A new estate in Anjou – Domäne Vincendeau

Close to the banks of the Loire and overlooking the small island of Behuard, Liv Domäne has found a delightful spot to base herself and her winery.  Originally from Wiesbaden she studied science and chemistry and then chose to do her Masters in Strasberg. It was after this that she decided to seek out a parcel of vines and launch herself as a grower and producer.  Sat with map in hand studying the wine regions of France, Anjou was not at the top of the list. In fact It would be fair to say that Maine et Loire wasn’t on her list at all – until a friend of her and her husband invited them to spend a few days here…  she was seduced by the beauty of the region, the warm welcome of the people and it’s wines.


The young parcel of Grolleau in which the buds had already burst due to their protection from the guards


Looking at the older Chenin vines. The ground has been hard to work this year because the lack of cold weather has had an impact upon the soil


Tasting in the vineyard with Liv. You can see for miles – Angers in the distance, the Loire below. It’s a perfect spot, elevated and exposed

Lucky enough to find both a home and parcel of vines at the same time in 2013 she settled in the picturesque village of Rochefort sur Loire just by the riverside in 2014.  The 7 hectare parcel of land (a couple of kilometres away from the winery), is perched high on the Corniche Angevine and has stunning views. A mixture of vineyards,  prairie and woodland, 4 hectares are currently in production and she has planted half a hectare of Grolleau with which she hopes to produce a rosé in a few years.  The youngest Chenin vines are 10 years old and the older parcels more than 40 years old.  Pruned to two short canes each with 3 buds she uses a tractor to work the more widely planted rows and a horse to work the rows that are narrowly spaced.  Walking through the parcels the ground is littered with green and purple schist with lots of quartz.  The ground is hard after the dry conditions of 2015 and the lack of frost (so useful in breaking the soil down over the winter months).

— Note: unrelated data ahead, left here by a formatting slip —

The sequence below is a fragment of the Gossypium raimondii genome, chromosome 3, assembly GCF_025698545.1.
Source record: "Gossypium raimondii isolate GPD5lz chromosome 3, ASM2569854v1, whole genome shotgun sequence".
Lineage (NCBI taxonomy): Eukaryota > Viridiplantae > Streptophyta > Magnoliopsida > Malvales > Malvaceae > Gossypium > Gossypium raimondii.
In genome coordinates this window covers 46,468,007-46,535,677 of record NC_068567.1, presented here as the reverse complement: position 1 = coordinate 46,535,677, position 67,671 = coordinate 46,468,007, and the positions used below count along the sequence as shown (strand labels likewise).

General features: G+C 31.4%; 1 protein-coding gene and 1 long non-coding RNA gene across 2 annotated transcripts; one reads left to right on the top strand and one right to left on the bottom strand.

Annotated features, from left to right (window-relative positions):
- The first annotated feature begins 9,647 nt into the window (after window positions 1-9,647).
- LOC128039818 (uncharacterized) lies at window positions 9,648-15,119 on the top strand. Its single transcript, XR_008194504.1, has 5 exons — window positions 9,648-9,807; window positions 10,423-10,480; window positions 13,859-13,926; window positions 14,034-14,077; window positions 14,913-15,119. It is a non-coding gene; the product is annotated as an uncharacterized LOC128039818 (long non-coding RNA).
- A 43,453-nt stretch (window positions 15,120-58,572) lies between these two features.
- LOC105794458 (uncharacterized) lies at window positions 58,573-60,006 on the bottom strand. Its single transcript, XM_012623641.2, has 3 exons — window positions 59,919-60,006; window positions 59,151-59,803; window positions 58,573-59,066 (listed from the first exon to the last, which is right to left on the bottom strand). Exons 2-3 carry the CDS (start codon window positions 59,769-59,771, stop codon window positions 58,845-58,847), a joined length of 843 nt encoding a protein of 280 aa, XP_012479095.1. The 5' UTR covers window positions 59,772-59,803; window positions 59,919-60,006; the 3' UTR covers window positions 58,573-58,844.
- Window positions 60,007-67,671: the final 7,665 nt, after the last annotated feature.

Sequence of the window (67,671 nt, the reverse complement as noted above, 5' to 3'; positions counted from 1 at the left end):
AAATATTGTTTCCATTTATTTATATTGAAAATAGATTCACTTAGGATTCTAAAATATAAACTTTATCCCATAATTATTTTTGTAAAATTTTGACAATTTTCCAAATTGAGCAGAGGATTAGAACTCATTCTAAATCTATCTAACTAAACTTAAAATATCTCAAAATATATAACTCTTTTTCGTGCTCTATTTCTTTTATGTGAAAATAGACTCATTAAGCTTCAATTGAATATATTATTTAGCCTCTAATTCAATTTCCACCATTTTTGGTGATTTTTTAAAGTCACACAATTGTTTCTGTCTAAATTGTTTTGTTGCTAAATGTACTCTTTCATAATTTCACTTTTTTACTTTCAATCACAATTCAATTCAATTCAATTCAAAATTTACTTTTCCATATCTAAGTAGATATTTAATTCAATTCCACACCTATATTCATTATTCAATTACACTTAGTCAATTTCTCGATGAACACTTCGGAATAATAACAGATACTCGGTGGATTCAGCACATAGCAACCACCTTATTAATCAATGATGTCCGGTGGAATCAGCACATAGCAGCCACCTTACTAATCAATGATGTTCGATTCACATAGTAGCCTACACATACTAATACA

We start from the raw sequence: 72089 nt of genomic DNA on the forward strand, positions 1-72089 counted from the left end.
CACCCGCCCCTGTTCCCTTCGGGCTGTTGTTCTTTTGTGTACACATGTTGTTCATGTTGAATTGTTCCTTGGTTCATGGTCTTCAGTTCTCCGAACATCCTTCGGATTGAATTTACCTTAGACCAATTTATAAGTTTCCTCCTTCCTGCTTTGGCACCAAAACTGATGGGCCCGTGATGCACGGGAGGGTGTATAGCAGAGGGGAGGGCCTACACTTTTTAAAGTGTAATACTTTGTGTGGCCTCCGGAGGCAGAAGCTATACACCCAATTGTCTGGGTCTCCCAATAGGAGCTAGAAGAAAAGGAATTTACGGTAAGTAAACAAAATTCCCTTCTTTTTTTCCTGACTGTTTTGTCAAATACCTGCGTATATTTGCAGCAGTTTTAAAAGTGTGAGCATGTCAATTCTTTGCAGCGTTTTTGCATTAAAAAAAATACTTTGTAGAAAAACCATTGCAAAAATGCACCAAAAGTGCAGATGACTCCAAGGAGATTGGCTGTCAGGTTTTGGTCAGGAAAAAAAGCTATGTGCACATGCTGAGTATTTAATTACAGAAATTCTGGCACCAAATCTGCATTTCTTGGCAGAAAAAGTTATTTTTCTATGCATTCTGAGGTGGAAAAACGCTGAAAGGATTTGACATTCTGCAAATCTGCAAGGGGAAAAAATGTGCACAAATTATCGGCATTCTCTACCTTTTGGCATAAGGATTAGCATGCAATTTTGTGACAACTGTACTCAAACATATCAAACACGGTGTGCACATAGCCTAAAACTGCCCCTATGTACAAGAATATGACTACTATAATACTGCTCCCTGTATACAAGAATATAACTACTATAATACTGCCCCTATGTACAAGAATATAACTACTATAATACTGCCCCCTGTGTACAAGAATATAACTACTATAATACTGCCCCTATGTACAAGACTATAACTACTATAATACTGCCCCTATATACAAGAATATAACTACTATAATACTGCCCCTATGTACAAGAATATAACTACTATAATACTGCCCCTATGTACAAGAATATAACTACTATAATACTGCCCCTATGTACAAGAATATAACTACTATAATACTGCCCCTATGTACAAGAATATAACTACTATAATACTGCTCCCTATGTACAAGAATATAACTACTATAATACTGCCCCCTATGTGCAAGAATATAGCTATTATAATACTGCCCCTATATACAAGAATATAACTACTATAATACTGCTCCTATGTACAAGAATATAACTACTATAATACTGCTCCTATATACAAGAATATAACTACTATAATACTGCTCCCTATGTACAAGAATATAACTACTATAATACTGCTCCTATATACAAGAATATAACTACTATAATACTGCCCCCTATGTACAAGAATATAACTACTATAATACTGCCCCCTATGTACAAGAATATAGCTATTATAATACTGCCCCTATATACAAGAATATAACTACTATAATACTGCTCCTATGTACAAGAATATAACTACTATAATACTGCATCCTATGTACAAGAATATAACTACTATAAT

Currently in conversion to organic, she will have ‘ en conversion’ on the labels of the 2015 wines and will be fully organic by 2017.

We tasted standing amongst the vines, admiring the beautiful countryside below us.  The Crémant de Loire is crisp and fresh with bright acidity and an elegant mousse – a perfect aperitif. Her Anjou Blanc 2014 has remarkable concentration and it’s easy to see how many people think it has spent some time in oak as the rich golden colour and weight on the palate are deceiving. This is clearly down to the position of the vineyards – she achieves remarkable ripeness.  In 2014 she had to appeal to the INAO to pick her grapes early as their analysis of potential sugars was showing at 10,5 and her grapes were coming in at 12,5. In 2015 she expects wines with even more richness coming in at around 13,5.

Liv exudes energy and enthusiasm from every pore.  Clearly passionate by this new project in her life, her wines are good and she is definitely one to watch for the future.  Bright and smiley, she seems happiest in a pair of wellies walking from parcel to parcel, picking up rocks, talking terroir and sharing her new found love of Anjou and the Loire.


In the winery – a Vaslin press


The winery is still very much a work in process


Liv Domäne – vinegrower and winemaker of Domäne Vincendeau